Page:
Research on brain development can help explain the biological basis of
differences between adolescents and adults, persuade lay people that the
differences are real, and promote the need for different laws for juvenile
offenders, said Thomas Grisso, Ph.D., a professor of psychiatry and
coordinator of the Law and Psychiatry Program at the University of
Massachusetts Medical School.
The Coalition for Juvenile Justice met as several federal programs
(including the Juvenile Accountability Block Grants and the Edward Byrne
Memorial State and Local Law Enforcement Assistance Program) that support
services to these adolescents face budget cuts of 35 percent to 43 percent in
the Fiscal 2007 federal budget, and as the Juvenile Justice and Delinquency
Prevention Act comes up for reauthorization next year.
The intersection of brain development and juvenile justice has become more
prominent since the U.S. Supreme Court ruled last year in Roper v.
Simmons that adolescents are not eligible for the death penalty for
crimes committed under age 18.
"Roper is important, but it's very much a beginning,"
said Marsha Levick, J.D., legal director of the Juvenile Law Center in
Philadelphia. "The real question is how to treat offenders under 18,
hold them responsible, and decide whether they should be assigned to the
juvenile or adult systems."
Coalition members heard how recent neuroimaging research can help support
policy and legislation affecting juvenile offenders, a population termed"
too young to vote, too poor to lobby, and usually awfully hard to
love" by New Jersey Superior Court Judge B. Thomas Leahy, who was given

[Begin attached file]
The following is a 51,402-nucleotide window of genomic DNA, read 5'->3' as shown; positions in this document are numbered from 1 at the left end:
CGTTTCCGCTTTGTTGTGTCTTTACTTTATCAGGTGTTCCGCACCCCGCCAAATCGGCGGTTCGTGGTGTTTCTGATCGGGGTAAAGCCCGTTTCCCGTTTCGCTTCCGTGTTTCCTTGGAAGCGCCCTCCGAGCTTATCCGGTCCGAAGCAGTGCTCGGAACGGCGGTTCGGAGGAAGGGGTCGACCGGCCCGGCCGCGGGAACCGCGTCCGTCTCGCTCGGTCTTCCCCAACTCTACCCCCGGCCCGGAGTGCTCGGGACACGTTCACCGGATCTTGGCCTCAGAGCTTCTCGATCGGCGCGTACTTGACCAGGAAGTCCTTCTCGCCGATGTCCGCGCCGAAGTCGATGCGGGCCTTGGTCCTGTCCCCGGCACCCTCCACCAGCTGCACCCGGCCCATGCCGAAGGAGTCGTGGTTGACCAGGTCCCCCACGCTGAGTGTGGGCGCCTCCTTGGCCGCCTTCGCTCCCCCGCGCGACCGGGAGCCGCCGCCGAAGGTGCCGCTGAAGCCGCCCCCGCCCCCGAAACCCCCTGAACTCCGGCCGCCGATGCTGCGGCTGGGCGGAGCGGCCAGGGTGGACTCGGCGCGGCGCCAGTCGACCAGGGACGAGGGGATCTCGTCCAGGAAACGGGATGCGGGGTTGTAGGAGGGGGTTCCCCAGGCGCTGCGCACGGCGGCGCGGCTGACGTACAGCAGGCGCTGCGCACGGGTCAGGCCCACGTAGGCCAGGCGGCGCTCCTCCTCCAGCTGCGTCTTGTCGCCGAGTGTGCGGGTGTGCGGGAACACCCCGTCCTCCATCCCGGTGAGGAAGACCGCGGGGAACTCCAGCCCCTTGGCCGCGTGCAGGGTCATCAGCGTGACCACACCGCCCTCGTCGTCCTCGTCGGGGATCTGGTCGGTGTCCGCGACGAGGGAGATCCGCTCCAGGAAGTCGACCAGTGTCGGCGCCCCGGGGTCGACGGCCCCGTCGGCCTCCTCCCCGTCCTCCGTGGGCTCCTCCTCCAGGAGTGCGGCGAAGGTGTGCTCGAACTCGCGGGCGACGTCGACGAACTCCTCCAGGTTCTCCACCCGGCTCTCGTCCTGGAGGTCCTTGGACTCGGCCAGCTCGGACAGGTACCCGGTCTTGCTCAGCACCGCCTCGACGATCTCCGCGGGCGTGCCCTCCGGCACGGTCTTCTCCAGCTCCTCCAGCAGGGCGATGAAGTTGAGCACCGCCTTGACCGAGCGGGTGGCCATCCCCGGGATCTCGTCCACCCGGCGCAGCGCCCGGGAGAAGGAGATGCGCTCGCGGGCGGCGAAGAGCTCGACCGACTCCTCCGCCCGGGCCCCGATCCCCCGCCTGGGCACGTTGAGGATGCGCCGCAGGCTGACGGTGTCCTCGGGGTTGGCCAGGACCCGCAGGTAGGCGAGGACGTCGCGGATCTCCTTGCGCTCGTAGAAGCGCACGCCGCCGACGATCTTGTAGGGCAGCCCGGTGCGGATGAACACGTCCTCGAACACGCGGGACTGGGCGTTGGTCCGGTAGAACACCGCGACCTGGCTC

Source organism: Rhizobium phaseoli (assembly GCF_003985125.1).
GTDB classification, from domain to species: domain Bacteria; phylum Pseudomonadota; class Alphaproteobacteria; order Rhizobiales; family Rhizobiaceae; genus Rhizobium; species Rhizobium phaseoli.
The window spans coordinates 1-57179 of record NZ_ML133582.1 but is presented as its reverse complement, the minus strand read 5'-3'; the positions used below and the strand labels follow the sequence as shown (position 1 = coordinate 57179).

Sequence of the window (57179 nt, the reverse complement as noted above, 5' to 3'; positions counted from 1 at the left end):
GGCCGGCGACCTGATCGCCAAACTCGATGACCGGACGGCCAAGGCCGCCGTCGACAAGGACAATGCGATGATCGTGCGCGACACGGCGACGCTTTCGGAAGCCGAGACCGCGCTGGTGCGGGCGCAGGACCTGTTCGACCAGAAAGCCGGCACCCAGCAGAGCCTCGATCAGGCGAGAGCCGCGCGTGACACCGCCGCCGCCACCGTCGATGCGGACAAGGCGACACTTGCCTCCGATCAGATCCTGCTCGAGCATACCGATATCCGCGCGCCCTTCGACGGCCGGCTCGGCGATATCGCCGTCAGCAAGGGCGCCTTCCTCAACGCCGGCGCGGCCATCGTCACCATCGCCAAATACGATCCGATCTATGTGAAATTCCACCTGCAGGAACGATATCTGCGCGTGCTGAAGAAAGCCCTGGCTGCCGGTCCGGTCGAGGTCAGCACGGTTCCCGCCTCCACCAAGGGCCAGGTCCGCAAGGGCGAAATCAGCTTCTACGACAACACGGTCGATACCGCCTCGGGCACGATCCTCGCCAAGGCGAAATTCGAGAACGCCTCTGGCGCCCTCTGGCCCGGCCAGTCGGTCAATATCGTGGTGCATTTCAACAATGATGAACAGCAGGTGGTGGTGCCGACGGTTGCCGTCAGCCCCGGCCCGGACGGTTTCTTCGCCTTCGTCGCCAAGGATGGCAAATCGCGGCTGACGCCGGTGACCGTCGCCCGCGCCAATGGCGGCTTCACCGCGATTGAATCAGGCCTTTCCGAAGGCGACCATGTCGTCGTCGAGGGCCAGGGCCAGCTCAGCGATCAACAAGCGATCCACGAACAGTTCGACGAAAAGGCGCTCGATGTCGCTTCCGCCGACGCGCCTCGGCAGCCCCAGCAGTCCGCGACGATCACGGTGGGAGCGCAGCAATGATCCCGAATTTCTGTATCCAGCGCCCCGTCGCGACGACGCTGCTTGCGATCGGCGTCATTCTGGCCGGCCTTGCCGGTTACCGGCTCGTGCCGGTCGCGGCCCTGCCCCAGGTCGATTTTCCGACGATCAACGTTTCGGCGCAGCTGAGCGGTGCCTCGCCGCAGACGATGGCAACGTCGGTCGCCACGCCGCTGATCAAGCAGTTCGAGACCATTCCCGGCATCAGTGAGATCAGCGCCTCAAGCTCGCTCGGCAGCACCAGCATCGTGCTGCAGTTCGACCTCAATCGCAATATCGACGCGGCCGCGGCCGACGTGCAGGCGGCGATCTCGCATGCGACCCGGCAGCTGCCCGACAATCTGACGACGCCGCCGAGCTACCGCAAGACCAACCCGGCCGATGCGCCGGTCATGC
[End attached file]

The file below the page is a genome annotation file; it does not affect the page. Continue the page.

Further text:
the A.L. Carlisle Child Advocacy Award at the meeting.
Adolescent behavior derives mainly from two parts of the brain, Grisso
explained. Socioemotional control is governed by the limbic system while the
frontal lobe exercises cognitive control. The prefrontal cortex governs
impulse and future orientation. Adolescence, which is distinct from puberty,
is the transition from youth to adulthood and the last period of major neural
change and development. Maturation of the prefrontal cortex results in greater
ability to inhibit responses and increased capacity for complex thought and
During the transition, however, adolescents are more compulsive, more
easily swayed by peer influences and short-term gratification, and more
inclined to take risks. Gaining the behavioral control of which adults are
capable may happen with time (usually by the late teens), but these categories
change at different rates and at different times in each child's life.
"We have to remind the courts that adolescents are not adults,"
said Levick, explaining why the juvenile justice system was created 100 years
Young people who end up in that system often exhibit a common series of
risk factors, said Marilyn Benoit, M.D., a clinical professor of psychiatry at
Georgetown University. For a start, there are higher rates of learning
problems among this group, leading to difficulties in perception,
interpretation, and processing. Higher rates of head trauma may also